Dirbig, 32, is a Beijing-based music producer and a regular partygoer. In the past 10 years, he’s spent at least one day a week hanging out at nightclubs with friends.
His regularly visited nightspots include almost every popular haunt in Beijing, such as PH, Fresh, One Third, Sir Teen, Zhao Dai, Heaven Supermarket, and Soundcheck.
Dirbig DJing at an event. Image courtesy of Dirbig
After partying until 4 — or even 6 AM, Dirbig and his friends often go somewhere nearby to eat a quick and cheap late-night supper.
“After partying all night, I’m very tired and just want to fill my stomach quickly and go home to sleep,” he says.
His favorites range from barbecue to hot pot and noodles. But he notes one noodle shop, in particular, that stands out as “a standard of nightlife” in Beijing.
The noodle shop lacks a sexy environment but it still drives young people crazy. Image via Dianping
The shop is in a prefab building located in a parking lot. Even though the environment is not great and the food doesn’t taste outstanding, Dirbag says people go there for casual chats, more drinks, and sometimes even to hunt for love.
“It got popular because there are many good-looking diners. Most people who go there at night are coming from nightclubs and bars,” he says. “You want to eat something warm after drinking, so it’s good to have some hot noodles, no matter how late you go.”
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Steven is also a night owl based in Beijing. He praises another noodle shop in the city in an interview with Yoho magazine. He describes the restaurant as “the exclusive late-night store for the night animals in Beijing,” with the best location in the city. It’s open from the evening until 5 AM.
“You always need some noodles before and after drinking, which can either settle your stomach or sober you up,” Steven says.
Commonly found in many Asian countries, this 3,000-year-old rice porridge remains a staple of young Chinese people’s diets. It is typically eaten as ‘comfort food’ during the cold winter season or after a night of drinking.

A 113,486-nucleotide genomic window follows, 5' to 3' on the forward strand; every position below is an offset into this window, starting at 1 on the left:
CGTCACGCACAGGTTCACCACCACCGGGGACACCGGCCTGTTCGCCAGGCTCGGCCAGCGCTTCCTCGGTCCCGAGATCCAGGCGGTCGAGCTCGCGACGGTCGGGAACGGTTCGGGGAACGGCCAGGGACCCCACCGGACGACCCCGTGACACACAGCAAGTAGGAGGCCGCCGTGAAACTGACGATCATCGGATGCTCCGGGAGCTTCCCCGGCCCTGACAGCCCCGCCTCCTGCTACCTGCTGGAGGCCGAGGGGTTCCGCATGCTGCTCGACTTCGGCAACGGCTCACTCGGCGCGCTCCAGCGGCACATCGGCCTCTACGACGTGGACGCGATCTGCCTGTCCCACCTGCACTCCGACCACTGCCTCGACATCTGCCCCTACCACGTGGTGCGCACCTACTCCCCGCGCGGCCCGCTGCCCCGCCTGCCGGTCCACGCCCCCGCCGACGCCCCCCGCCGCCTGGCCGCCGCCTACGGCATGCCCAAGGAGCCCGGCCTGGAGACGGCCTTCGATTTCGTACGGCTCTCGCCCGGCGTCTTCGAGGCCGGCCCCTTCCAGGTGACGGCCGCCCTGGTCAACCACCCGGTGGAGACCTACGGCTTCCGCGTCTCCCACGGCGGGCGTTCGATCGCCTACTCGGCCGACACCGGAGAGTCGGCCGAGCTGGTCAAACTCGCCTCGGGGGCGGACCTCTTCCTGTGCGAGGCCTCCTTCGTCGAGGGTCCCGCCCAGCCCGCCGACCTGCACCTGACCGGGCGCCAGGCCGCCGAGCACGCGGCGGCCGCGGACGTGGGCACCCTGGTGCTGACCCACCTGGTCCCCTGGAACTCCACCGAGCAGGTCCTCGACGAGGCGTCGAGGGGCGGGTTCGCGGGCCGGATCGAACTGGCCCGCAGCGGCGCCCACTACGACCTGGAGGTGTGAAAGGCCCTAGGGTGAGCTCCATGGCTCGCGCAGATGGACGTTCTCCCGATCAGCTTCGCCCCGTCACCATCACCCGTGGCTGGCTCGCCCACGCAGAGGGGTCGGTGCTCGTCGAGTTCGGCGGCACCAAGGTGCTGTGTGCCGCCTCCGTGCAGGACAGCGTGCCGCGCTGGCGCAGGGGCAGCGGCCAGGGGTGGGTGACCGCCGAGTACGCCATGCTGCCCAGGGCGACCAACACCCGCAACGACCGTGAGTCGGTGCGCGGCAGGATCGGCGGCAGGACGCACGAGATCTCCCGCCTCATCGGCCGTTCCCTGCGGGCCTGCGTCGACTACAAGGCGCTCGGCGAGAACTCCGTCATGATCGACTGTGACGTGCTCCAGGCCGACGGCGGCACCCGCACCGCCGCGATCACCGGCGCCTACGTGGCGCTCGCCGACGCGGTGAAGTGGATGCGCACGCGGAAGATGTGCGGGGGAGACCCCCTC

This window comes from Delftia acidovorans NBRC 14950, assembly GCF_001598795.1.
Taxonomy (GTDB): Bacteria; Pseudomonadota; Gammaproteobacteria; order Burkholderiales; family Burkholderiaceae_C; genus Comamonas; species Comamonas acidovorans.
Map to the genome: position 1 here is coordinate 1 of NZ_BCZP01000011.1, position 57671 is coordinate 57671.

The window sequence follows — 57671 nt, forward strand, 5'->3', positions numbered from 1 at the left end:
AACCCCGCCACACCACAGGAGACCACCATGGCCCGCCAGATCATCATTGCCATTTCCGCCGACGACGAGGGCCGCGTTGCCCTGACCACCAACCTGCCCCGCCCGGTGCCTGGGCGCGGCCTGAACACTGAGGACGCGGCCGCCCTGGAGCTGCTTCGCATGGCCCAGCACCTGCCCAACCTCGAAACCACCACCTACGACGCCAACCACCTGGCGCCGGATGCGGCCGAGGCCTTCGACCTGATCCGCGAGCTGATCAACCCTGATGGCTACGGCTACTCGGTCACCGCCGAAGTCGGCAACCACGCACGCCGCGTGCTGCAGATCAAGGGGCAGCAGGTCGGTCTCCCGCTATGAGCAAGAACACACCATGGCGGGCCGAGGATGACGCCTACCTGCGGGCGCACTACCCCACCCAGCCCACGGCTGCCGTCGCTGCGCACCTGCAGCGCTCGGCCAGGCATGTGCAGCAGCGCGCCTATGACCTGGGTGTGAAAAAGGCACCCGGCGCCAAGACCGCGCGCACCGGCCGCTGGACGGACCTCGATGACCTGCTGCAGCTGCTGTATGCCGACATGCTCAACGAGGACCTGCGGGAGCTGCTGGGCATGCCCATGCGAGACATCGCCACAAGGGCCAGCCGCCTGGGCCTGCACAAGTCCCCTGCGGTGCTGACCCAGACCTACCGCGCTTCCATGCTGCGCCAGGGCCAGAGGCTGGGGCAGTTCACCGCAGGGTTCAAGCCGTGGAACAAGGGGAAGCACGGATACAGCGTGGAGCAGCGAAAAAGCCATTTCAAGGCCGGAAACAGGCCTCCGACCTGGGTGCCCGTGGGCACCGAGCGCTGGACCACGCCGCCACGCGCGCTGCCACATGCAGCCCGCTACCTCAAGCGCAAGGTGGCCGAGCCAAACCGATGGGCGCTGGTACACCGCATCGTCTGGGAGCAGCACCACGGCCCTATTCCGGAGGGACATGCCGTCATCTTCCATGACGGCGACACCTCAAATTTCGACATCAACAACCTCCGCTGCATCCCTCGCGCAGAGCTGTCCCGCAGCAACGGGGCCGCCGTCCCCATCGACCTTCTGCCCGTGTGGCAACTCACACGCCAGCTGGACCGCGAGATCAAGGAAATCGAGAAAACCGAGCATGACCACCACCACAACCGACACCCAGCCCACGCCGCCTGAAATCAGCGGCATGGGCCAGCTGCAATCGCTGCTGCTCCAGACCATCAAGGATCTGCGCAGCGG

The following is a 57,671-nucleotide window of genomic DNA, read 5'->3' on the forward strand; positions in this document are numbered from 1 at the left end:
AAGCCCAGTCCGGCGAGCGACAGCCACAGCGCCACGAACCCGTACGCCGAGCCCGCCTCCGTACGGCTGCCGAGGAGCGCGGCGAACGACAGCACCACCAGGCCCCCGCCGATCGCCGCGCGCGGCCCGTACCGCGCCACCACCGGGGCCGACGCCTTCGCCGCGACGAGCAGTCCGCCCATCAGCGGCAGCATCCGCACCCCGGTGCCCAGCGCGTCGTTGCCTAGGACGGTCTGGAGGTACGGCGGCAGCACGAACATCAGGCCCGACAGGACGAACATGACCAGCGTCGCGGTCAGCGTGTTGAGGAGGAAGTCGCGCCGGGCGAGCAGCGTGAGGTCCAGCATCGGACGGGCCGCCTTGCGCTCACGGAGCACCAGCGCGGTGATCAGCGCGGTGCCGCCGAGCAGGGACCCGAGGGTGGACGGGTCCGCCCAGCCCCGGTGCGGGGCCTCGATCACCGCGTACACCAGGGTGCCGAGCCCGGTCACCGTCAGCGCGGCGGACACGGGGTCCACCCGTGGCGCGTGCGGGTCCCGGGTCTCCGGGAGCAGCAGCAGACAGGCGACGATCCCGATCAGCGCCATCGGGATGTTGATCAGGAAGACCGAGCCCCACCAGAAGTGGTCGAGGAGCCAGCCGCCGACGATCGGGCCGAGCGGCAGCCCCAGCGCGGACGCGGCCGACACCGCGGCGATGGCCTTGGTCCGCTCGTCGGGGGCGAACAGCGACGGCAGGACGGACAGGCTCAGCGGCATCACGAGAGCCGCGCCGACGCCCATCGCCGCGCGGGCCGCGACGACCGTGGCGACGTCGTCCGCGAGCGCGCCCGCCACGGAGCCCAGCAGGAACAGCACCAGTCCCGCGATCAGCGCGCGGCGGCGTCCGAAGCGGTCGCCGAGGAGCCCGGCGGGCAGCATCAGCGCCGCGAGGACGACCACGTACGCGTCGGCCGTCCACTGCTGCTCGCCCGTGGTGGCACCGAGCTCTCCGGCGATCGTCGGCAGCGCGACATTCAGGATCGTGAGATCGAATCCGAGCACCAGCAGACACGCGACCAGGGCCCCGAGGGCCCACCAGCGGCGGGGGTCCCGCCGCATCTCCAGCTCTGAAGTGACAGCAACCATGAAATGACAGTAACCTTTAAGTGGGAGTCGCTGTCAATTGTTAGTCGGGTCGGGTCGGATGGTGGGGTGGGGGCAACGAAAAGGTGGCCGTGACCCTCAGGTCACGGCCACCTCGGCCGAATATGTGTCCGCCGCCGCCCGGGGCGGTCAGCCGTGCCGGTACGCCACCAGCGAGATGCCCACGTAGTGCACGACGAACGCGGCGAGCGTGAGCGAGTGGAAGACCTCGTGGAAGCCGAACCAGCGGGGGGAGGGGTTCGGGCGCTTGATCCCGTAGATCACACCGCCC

“We have this tradition of eating congee late at night,” says Yang Weiqiang, who inherited his congee restaurant from his grandfather four decades ago.
He’s based in the Shunde district of Foshan in Guangdong province, an important region in the history and origins of Cantonese food. (It’s even recognized as one of UNESCO’s Cities of Gastronomy).
Sik je zuk (食夜粥) is a Cantonese slang term for the practice of eating congee at night. In old times, wives of kung fu practitioners would make congee for the masters and students who practiced until midnight.
Nowadays, the average Southerner isn’t regularly training in kung fu, but the habit of sik je zuk is still alive and well, particularly among young students.
“Now it’s mostly young people coming after 11:30 PM, especially this year,” Yang says. “Usually, more than 10 students come together, especially during holidays, to fill their stomachs after drinking or have another round of drinks here.”
Yang’s restaurant has been around for decades. Image courtesy of Yang Weiqiang
Though the restaurant is not next to any clubs or bars, Yang tells RADII people still come to hang out and kill time after a long day of work. It’s not technically an open-air food stall (da pai dong, 大排档) any longer, but it retains that old-style feeling that keeps driving people back.
“I feel emotional when I see regulars that used to come as kids and have now become fathers themselves,” Yang says.
Young people may grow old, but the desire to have fun, hang out, and, indeed, enjoy a late-night snack don’t always fade with age. In fact, for some, the desire may grow stronger.
Cover photo designed by Rubie Chen and Haedi Yue